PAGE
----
Archive - August 19, 2009

1
The House On Churchill Road, Part 4
2
Which Way The Peace Corps On PeaceCorpsOnLine
3
Review: The Peace Corps Latrine Reader
4
The House on Churchill Road, The Final Episode

The House On Churchill Road, Part 4

Progress continued on Churchill Road: more kids were dropped off at the French School, herds of livestock moved up to market, the crowd on the sidewalk thinned, and with my new red Ethiopian Airlines flight bag full of students’ composition books slung over my shoulder, I walked a mile downhill to the Commercial School on Smuts Street just beyond Haile Selassie’s Square, and through the open entrance into the school’s compound nodding to the guard who bowed in my direction and let me pass into the enclosed school compound. The Commercial School, when I was in Ethiopia, was one of the three or four best secondary schools in the Empire. It had five buildings, a large faculty, and over 450 students. The three main buildings were grouped around a quadrangle, the fourth side opened onto Smuts Street. The quadrangle was large and covered with stone; in the center was a . . .

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Which Way The Peace Corps On PeaceCorpsOnLine

Hugh Pickens (Peru 1970-73) who started www.peacecorpsonline.org back in the early days of 2001 as a news service to the Peace Corps community has collected the various documents relating to what Aaron Williams should do, now that he is about to be sworn in as the new director. Check out the ideas at:  ttp://peacecorpsonline.org/messages/messages/2629/3216275.html

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Review: The Peace Corps Latrine Reader

Americans Do Their Business Abroad The Peace Corps Latrine Reader (A collection of essays by RPCVs) edited by Jake Fawson (Gabon 2000–02) and Steve McNutt (Gabon 2000–02) Other Places Publishing December 2008 $16.95 Reviewed by Travis Leger (East Timor (2005–06) reviews the our site. I submitted to this book when Fawson and McNutt put out their request for stories. I had just returned from East Timor, though prematurely. We were the last group there before they evacuated the entire program. I submitted a story about our adopted dog when she was in heat and one of her lovers, Stubby.  And since the editors didn’t choose it I am going to use this opportunity to publish it here: Stubby We called the dog Stubby. I don’t even remember its real name. It was our neighbor’s and it barked at us incessantly.  We had just moved into the house, a small, two-bedroom . . .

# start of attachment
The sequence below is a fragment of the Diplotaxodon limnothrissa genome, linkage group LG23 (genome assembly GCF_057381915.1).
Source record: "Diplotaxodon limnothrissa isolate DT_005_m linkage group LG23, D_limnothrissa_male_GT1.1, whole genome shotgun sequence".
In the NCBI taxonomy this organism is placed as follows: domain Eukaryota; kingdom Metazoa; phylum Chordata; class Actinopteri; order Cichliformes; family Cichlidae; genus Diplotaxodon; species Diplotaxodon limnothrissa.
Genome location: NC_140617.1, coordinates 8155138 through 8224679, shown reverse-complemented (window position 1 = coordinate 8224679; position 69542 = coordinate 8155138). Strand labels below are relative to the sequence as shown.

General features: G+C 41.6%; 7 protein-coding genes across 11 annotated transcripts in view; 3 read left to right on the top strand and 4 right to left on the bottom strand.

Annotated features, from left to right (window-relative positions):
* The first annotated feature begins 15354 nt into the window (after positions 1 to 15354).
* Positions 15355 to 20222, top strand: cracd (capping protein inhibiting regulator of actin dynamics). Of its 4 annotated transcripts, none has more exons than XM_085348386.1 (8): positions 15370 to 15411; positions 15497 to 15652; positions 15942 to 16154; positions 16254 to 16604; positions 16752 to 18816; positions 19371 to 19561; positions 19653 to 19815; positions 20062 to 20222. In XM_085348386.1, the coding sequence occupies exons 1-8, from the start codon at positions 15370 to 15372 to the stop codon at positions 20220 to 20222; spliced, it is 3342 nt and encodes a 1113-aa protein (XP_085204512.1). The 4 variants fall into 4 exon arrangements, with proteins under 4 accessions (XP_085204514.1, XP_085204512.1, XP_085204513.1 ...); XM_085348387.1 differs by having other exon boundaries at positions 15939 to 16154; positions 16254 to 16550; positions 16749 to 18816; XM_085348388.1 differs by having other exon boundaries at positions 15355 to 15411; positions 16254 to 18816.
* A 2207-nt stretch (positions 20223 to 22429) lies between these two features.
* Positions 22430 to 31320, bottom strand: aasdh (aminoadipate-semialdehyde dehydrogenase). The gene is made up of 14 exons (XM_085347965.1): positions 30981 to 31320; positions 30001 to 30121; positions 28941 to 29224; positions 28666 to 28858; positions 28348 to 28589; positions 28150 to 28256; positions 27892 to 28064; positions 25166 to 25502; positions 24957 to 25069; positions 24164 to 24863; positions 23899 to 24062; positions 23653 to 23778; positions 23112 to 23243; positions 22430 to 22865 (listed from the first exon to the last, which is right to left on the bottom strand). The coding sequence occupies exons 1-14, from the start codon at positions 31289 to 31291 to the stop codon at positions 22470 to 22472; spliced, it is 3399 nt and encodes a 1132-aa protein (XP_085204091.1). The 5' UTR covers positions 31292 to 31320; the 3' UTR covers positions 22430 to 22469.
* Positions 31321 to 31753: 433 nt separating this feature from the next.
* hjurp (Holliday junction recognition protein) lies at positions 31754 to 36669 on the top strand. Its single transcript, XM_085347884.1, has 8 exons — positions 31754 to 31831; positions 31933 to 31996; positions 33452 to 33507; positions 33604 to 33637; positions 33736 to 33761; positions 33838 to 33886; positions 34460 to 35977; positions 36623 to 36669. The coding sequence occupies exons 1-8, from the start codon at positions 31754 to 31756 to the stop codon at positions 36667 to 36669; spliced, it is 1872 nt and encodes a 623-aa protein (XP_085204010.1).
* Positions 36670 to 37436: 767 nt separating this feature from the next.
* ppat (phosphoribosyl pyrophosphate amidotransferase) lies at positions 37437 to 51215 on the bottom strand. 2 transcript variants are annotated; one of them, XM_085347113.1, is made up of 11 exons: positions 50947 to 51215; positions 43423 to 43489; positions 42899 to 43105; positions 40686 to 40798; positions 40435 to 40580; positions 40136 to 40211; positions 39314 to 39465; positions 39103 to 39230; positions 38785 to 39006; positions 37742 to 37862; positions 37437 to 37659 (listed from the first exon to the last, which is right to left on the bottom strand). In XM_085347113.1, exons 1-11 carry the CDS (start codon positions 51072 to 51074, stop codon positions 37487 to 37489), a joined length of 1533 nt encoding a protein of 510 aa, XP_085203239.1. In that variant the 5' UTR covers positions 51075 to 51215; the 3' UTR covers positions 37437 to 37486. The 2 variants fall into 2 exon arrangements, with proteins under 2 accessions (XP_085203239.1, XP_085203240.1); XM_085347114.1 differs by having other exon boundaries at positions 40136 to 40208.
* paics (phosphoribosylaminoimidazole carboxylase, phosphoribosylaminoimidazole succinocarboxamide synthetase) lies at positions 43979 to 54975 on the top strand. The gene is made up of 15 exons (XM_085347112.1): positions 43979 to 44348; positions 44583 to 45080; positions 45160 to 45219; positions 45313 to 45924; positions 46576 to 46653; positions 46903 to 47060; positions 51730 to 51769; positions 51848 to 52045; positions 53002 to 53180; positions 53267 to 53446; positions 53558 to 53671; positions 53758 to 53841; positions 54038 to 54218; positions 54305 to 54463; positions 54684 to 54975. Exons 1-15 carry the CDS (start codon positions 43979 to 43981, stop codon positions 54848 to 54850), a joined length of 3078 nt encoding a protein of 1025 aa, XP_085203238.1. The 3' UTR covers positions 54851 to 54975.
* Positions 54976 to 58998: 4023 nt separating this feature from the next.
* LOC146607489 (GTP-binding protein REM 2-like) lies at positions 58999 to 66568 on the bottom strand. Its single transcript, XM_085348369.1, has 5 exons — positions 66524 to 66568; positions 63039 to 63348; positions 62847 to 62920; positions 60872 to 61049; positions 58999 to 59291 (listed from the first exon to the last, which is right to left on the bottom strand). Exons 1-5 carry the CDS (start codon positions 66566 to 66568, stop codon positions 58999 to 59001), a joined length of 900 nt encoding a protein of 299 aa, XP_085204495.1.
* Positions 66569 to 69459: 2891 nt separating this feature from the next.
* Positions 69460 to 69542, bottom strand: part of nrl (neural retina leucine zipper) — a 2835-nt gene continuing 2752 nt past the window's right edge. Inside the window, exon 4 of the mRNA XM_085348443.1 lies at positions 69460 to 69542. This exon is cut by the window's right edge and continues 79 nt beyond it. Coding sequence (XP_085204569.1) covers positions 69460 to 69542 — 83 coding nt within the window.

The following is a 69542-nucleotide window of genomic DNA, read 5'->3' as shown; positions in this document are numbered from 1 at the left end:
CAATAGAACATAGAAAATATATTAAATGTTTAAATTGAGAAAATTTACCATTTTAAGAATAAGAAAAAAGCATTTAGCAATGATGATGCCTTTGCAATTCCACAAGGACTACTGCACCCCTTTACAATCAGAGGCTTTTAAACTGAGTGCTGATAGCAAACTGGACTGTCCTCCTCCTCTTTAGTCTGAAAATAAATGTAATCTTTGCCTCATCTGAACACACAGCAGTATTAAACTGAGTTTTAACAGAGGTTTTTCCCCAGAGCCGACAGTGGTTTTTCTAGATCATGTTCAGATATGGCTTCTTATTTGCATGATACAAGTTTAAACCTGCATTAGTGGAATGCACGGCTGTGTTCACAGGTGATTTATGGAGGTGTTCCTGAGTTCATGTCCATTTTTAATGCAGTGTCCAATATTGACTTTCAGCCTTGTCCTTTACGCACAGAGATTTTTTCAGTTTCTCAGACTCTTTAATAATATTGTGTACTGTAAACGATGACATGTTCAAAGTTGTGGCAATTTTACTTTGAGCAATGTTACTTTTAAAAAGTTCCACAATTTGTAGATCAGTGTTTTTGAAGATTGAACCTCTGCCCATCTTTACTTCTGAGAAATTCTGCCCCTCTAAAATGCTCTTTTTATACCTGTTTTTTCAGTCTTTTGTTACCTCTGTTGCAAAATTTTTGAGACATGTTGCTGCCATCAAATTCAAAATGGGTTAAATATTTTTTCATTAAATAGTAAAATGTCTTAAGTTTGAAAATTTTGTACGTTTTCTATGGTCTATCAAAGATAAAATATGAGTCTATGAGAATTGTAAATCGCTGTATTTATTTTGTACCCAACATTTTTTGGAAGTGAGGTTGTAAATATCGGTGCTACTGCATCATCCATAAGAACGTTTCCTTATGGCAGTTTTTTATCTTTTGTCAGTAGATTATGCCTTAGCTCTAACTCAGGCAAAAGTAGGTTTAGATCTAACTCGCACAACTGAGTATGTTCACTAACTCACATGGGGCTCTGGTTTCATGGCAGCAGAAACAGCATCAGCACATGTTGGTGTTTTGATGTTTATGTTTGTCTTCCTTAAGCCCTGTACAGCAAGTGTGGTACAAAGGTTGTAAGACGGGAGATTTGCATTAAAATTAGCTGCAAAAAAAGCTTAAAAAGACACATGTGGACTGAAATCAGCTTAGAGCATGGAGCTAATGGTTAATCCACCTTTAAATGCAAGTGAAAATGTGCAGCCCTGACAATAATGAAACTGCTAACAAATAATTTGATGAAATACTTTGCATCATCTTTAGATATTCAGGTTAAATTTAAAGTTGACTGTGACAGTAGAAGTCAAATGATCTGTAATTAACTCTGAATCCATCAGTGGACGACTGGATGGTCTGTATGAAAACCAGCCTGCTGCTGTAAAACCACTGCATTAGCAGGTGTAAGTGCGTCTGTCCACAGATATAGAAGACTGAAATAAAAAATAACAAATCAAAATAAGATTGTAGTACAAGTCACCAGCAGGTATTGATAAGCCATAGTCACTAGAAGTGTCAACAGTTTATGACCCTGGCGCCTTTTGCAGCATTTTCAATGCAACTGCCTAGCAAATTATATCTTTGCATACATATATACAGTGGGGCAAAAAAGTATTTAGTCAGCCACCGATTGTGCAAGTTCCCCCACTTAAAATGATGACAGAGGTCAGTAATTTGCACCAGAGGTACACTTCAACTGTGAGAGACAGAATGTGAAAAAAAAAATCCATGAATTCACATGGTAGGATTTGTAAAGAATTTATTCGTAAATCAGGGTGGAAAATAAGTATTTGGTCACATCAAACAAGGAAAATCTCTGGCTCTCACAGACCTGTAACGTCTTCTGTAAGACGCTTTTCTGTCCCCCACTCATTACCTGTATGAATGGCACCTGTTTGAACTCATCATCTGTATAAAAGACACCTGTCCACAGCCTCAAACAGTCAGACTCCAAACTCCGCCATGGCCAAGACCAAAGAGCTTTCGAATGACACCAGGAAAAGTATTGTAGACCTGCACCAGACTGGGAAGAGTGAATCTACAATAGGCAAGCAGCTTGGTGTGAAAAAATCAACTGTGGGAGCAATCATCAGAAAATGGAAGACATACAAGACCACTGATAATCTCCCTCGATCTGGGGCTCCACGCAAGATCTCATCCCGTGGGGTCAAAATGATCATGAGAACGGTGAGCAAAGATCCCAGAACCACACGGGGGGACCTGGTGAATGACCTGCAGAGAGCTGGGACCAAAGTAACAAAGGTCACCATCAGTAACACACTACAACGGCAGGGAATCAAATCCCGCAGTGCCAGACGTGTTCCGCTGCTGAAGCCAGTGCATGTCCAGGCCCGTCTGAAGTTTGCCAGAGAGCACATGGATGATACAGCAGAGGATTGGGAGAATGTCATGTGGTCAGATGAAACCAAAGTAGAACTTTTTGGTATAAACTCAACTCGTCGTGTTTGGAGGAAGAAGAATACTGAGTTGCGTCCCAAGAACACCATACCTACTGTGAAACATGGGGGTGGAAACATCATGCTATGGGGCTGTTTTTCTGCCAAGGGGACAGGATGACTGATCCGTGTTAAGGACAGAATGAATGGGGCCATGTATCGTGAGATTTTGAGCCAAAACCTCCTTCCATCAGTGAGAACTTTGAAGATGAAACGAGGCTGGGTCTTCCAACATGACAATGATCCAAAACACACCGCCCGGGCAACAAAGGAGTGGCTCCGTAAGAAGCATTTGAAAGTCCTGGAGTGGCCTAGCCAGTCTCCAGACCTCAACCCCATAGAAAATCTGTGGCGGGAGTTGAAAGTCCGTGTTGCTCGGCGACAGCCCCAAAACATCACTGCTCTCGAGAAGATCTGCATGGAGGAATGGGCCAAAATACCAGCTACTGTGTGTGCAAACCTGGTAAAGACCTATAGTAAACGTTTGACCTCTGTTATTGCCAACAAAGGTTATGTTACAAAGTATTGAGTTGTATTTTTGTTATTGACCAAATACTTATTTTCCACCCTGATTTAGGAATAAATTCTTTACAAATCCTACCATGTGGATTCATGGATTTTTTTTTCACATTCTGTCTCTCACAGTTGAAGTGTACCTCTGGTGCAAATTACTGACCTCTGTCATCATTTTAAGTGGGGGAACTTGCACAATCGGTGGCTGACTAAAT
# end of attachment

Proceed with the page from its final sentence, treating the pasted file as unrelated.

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The House on Churchill Road, The Final Episode

The Headmaster at the Commercial School, Ato Seifu Felleke, was a man I deeply respected. In fact, all the PCVs who taught at the school had the greatest respect for this man. He was slight, like most Ethiopians, and underweight, like most Ethiopians, and seem to always be smoking two cigarettes at a time. Like most Ethiopians. He was not handsome in the way many Ethiopian men are, but he had a presence and a commend of situations that demanded our full attention. He had been schooled in India, not Europe or America, and he had a wonderful no bullshit western approach that made us pay attention. He didn’t mess with our teaching, still he knew exactly how good or bad we were in the classroom, and over the years the Peace Corps administration in Ethiopia went to him for advice, to seek him out for his wise words, to ask . . .

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